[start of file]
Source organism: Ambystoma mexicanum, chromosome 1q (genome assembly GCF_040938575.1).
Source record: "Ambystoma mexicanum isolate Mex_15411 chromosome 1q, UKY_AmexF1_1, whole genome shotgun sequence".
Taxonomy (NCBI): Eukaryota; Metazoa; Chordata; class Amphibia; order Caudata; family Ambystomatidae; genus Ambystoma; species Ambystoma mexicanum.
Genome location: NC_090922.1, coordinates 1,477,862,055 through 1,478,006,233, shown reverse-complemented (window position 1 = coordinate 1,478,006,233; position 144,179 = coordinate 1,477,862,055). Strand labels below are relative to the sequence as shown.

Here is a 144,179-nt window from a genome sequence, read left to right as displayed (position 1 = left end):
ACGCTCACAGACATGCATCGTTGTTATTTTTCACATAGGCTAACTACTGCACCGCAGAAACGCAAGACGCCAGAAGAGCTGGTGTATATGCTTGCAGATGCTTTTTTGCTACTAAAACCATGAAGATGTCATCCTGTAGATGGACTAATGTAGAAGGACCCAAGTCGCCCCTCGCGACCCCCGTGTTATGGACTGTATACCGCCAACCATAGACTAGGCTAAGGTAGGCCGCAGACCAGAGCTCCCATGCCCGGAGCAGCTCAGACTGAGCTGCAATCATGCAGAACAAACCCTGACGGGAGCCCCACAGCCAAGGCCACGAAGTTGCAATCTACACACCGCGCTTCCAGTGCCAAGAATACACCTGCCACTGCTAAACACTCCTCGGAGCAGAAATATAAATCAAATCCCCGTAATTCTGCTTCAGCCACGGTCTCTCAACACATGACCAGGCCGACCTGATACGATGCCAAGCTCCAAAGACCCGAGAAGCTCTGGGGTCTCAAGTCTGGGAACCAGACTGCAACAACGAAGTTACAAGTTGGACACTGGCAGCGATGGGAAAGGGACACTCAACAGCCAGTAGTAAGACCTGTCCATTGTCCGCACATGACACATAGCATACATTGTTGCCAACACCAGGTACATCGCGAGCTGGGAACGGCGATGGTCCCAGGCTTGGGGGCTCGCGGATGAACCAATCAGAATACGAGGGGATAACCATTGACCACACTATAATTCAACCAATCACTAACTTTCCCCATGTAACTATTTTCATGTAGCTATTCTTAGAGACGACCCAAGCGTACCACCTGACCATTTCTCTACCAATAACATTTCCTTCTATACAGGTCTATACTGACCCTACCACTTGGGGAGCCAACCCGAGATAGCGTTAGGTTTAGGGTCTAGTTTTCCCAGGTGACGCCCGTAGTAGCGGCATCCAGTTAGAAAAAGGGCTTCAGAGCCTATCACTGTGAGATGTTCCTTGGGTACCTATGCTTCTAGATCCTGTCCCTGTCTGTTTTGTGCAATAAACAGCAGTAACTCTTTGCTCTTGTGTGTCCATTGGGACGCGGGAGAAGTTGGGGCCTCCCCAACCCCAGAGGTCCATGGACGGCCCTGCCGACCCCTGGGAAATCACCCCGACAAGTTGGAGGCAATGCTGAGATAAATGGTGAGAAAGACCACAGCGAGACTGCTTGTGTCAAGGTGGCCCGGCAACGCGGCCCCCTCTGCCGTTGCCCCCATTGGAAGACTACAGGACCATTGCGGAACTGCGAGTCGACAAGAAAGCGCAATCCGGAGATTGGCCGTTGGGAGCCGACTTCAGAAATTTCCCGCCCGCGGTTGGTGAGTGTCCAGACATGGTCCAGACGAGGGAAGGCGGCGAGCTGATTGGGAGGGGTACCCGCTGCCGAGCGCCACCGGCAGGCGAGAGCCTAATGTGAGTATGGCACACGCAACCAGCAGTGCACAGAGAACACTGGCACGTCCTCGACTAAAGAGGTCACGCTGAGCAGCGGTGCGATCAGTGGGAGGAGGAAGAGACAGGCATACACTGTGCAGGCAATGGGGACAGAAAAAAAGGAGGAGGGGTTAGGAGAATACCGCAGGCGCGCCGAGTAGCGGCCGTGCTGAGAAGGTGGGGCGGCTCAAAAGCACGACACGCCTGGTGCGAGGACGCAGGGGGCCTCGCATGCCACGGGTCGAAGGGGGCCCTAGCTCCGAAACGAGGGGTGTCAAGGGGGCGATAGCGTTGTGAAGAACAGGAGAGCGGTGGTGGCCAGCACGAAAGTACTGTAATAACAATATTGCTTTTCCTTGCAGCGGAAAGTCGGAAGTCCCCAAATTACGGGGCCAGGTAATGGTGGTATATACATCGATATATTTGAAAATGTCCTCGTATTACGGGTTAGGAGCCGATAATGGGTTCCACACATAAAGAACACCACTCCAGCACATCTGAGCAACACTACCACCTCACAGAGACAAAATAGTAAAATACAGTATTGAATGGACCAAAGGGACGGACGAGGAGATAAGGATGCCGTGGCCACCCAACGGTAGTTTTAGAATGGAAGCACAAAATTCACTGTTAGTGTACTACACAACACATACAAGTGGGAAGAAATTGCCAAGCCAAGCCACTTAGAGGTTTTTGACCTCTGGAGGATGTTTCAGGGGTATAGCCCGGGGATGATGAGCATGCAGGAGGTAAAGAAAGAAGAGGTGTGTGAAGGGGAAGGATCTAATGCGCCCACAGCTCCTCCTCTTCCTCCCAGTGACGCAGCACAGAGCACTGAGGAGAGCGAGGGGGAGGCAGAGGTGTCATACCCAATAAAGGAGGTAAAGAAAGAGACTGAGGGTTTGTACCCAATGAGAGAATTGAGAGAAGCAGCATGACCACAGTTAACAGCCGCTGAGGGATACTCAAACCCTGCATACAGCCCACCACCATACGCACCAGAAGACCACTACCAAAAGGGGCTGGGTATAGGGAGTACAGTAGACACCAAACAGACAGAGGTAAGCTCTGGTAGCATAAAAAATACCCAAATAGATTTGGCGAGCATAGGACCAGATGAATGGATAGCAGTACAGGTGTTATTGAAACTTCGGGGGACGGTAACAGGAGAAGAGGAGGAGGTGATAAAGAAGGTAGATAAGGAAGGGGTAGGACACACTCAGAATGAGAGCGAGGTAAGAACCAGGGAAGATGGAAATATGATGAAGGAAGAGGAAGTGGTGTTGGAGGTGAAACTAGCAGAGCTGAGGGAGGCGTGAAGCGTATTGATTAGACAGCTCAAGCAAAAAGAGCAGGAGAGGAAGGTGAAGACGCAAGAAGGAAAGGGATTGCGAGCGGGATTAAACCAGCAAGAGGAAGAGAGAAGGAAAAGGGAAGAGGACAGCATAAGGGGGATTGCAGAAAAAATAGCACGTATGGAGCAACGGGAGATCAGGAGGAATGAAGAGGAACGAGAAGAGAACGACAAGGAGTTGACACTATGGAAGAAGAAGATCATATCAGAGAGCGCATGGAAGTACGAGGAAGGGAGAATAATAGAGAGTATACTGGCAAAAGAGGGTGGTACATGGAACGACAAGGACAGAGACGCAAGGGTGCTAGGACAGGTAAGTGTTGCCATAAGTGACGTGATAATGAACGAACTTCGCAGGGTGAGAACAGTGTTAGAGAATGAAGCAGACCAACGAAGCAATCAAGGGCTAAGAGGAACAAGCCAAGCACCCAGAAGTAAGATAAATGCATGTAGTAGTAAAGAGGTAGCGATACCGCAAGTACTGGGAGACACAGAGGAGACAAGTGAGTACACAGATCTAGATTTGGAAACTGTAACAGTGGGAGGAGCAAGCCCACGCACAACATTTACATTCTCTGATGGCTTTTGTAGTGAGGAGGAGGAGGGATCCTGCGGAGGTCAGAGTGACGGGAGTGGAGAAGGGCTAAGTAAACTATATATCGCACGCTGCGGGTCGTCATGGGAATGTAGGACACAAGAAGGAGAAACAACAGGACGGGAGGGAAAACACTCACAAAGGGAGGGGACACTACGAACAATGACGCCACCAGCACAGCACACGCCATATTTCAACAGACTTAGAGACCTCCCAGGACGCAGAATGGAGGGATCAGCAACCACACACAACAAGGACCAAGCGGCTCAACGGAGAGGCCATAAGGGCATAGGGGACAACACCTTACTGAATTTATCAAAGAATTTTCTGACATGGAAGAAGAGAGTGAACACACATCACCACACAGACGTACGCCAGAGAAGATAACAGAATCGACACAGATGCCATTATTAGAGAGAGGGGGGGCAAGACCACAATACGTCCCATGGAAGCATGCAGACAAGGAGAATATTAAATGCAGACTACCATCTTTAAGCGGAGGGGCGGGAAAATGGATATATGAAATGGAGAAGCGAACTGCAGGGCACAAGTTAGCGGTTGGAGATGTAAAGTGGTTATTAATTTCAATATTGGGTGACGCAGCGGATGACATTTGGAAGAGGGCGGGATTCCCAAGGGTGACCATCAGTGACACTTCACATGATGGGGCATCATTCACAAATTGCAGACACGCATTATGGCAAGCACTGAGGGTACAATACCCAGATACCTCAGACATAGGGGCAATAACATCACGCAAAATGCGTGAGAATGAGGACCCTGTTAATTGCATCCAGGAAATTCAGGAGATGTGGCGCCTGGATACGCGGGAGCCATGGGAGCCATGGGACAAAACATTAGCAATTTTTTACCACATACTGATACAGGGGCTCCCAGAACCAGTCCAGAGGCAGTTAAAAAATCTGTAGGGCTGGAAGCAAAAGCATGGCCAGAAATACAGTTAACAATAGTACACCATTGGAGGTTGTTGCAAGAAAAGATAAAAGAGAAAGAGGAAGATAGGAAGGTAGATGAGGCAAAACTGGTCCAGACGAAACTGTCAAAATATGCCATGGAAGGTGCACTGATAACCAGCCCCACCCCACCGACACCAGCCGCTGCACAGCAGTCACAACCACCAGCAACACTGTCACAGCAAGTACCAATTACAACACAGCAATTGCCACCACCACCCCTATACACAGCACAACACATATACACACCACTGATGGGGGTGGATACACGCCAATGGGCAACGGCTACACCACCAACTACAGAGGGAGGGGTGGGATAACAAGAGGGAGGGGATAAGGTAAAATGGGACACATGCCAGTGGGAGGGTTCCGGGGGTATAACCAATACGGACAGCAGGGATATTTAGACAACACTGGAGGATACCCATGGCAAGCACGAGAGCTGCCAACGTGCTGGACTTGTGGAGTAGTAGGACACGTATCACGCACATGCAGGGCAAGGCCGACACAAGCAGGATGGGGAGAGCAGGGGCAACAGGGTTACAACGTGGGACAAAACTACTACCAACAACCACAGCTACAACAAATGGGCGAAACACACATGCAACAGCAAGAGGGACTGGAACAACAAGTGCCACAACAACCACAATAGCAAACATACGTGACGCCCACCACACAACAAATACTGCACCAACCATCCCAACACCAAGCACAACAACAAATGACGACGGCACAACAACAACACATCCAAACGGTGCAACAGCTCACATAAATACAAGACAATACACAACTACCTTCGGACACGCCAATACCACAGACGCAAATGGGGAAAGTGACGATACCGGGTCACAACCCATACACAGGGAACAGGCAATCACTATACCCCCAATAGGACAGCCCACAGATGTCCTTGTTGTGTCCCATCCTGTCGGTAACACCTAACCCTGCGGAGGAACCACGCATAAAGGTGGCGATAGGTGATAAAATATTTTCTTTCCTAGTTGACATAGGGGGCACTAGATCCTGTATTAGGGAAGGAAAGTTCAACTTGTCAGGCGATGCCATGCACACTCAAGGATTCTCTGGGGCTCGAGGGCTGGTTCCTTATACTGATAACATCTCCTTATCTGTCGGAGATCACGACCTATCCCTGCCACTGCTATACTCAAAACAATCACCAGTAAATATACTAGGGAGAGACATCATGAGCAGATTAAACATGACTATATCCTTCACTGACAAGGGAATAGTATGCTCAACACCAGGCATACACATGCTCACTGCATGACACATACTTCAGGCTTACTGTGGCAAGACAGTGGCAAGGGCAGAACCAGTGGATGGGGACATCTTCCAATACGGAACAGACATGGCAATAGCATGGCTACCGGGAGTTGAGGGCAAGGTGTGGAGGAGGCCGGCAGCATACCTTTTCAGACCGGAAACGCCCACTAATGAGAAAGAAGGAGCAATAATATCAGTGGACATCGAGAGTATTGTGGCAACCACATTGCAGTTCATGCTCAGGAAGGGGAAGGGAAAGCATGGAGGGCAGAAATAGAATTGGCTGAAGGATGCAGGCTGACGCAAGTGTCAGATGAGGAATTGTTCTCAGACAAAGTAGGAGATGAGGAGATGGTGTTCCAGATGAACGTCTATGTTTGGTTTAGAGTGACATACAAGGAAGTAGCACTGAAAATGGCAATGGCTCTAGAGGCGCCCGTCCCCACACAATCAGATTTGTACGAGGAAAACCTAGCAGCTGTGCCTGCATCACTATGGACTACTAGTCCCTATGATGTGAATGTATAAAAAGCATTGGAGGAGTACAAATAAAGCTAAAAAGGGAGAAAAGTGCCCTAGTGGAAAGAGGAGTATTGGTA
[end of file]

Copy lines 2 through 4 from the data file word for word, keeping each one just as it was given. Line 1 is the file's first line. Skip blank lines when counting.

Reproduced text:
Source record: "Ambystoma mexicanum isolate Mex_15411 chromosome 1q, UKY_AmexF1_1, whole genome shotgun sequence".
Taxonomy (NCBI): Eukaryota; Metazoa; Chordata; class Amphibia; order Caudata; family Ambystomatidae; genus Ambystoma; species Ambystoma mexicanum.
Genome location: NC_090922.1, coordinates 1,477,862,055 through 1,478,006,233, shown reverse-complemented (window position 1 = coordinate 1,478,006,233; position 144,179 = coordinate 1,477,862,055). Strand labels below are relative to the sequence as shown.